In this blog, I talk about the benefits of defining your infrastructure as code using
AWS CloudFormation from time to time. You define the properties of your AWS resources in a template and create a stack from it. When you need an update, you edit your template accordingly and update your stack. Don’t need a resource anymore? Just remove it from your template and update your stack again. Or, delete your stack if you no longer wish to keep any of its resources. In an ideal scenario, you keep your infrastructure code, your CloudFormation templates, in the same repository as your project and use a CI/CD pipeline to deploy it.
You can manage most AWS resources with AWS CloudFormation like this. However,
Amazon EC2 instances are somewhat different. Again, you have properties like the subnet, instance type, or security groups of an EC2 instance as in other resource types. But, you also make custom, OS-level changes after creation, such as installing software packages, downloading or configuring files, etc. Besides, you may need to update this configuration later. It is why configuring an EC2 instance with CloudFormation needs more attention, and we have a dedicated section about it in my AWS CloudFormation Step by Step: Intermediate to Advanced course.
In this post, I will summarize how to manage EC2 instances using AWS CloudFormation. Firstly, we will discuss the
UserData property. Then, we will continue with AWS CloudFormation helper scripts:
cfn-hup. We will also see the
CreationPolicy attribute along the way. So, let’s start!
UserData property: Configurations at launch time
So, how do you install a package or download a file to an Amazon EC2 instance at launch time? If you are used to creating an Amazon EC2 instance from AWS Management Console, you would already know that you use the User Data field to make OS-level configurations like these on your new EC2 instance. You provide a bash script in this field with the commands to be executed after AWS provisions the EC2 instance.
Hence, it will also be the method when using AWS CloudFormation to launch an EC2 instance. Amazon EC2 instance resources have the optional
UserData property for your commands, which corresponds to the same field on AWS Management Console. You type your bash script to this field, including your commands. Then, they will be executed after the EC2 instance is provisioned.
The only difference is that you need to provide a Base64 encoded string to the UserData property in your template. So, we use the AWS CloudFormation’s
Fn::Base64 intrinsic function for this and provide our bash script to it, and it encodes the contents of the script automatically.
Let me give you an example. This is the UserData section of a YAML template that installs the Nginx package on an Amazon Linux version 2 EC2 instance at launch.
Fn::Base64 usage here. Pipe symbol
| in YAML places a newline character in every line followed. It makes our script readable.
In this example, we update our yum packages first. Then, we install the
nginx1 package from the
amazon-linux-extras repository. Of course, these will be different if you use another OS like Ubuntu. And finally, we start the Nginx server installed. It is a straightforward example.
Using the UserData property for installing packages at launch is OK. But the problem is that you cannot use the User Data script after creation to update this configuration. The UserData script is only executed at launch, and your updates to it will be ineffective afterward. So, we need more methods to update our EC2 instance configurations after creation.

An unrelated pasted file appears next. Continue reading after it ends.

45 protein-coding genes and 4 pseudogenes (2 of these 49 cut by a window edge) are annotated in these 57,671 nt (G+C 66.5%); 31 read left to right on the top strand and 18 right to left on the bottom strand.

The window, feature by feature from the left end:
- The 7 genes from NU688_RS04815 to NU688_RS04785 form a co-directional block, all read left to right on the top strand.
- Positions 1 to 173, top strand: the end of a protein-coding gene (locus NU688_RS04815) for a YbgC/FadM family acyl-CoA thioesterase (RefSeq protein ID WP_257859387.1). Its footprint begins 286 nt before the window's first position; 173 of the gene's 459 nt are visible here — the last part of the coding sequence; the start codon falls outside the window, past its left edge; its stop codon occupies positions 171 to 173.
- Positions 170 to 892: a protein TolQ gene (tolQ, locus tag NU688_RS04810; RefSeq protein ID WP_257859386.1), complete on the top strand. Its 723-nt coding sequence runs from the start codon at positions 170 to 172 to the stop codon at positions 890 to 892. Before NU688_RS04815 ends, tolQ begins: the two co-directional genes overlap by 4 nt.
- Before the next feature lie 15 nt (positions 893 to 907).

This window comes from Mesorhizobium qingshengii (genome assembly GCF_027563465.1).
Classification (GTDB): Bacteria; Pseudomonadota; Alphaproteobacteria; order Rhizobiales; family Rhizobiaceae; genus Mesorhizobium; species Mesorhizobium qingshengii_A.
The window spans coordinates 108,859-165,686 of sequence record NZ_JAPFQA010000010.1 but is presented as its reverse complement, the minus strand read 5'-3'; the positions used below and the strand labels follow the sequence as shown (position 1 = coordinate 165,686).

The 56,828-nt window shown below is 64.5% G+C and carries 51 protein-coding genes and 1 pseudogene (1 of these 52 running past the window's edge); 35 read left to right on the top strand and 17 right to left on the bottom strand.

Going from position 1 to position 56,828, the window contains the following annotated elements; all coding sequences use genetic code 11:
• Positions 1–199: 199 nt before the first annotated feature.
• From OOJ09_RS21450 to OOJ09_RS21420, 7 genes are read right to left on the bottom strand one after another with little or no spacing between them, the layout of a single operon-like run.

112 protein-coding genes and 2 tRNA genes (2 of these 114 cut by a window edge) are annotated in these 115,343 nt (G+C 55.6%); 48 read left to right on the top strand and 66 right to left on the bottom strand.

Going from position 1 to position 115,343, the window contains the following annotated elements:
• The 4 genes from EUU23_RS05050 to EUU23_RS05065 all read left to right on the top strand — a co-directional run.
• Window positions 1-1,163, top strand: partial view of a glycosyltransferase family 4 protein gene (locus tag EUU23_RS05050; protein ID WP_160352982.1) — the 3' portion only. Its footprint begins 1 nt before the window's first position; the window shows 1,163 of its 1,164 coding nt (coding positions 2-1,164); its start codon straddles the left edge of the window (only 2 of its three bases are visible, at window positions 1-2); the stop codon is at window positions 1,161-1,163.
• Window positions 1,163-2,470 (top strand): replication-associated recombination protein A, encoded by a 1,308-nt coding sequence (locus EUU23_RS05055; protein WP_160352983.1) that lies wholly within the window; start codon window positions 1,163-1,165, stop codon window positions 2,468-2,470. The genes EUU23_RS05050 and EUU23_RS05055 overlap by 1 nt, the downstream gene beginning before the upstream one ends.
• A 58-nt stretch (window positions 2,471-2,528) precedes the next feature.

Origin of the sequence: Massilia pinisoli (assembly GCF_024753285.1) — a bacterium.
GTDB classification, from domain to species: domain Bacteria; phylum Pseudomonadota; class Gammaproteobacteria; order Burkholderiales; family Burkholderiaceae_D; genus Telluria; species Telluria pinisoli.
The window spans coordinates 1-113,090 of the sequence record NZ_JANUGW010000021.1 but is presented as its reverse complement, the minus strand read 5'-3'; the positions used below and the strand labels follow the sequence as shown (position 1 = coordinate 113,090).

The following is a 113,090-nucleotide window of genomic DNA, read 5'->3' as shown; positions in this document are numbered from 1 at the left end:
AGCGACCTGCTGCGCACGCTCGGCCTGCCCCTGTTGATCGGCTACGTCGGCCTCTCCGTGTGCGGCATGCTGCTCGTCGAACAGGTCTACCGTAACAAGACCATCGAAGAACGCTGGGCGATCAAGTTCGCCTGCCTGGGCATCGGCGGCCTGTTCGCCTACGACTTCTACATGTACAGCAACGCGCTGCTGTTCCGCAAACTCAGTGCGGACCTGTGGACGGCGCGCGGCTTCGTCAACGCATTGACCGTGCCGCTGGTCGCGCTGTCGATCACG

AWS CloudFormation helper scripts: Manage OS-level configurations at launch time and afterward
As you see above, we cannot use the same UserData property for our EC2 instance updates. Besides, if you need more commands to run in your script, it will get more complicated to make a change on it. So, AWS CloudFormation provides some helper scripts and a different way to define your configuration more descriptively to solve these problems.
But before that, we need to handle another issue that we can overcome with the
cfn-signal helper script and the
Cfn-signal and the CreationPolicy attribute
AWS CloudFormation marks the EC2 instance creation as a success as soon as the UserData script starts. It does not care whether the script succeeds or fails. As you will guess, this premature acceptance becomes very problematic, especially if you have other resources depending on this EC2 instance. Also, what if the script fails? What happens then? Hence, there should be a way to make the EC2 instance creation wait until all commands in the
UserData script finish and signal our AWS CloudFormation stack about the result. So it can fail the stack creation or continue with the next resource. Luckily, we can use the
CreationPolicy attribute and the
cfn-signal helper script to achieve this.
CreationPolicy attribute is a CloudFormation resource attribute that you can define on your EC2 instance resources. It pauses the resource creation for a specific time you define in your template and waits for a success signal to continue. If this success signal does not come within this period or a failure signal is received, it fails the resource creation, and the stack creation rolls back.
Let’s add a
CreationPolicy attribute to our previous example. Please find it below and note that the
CreationPolicy is not under the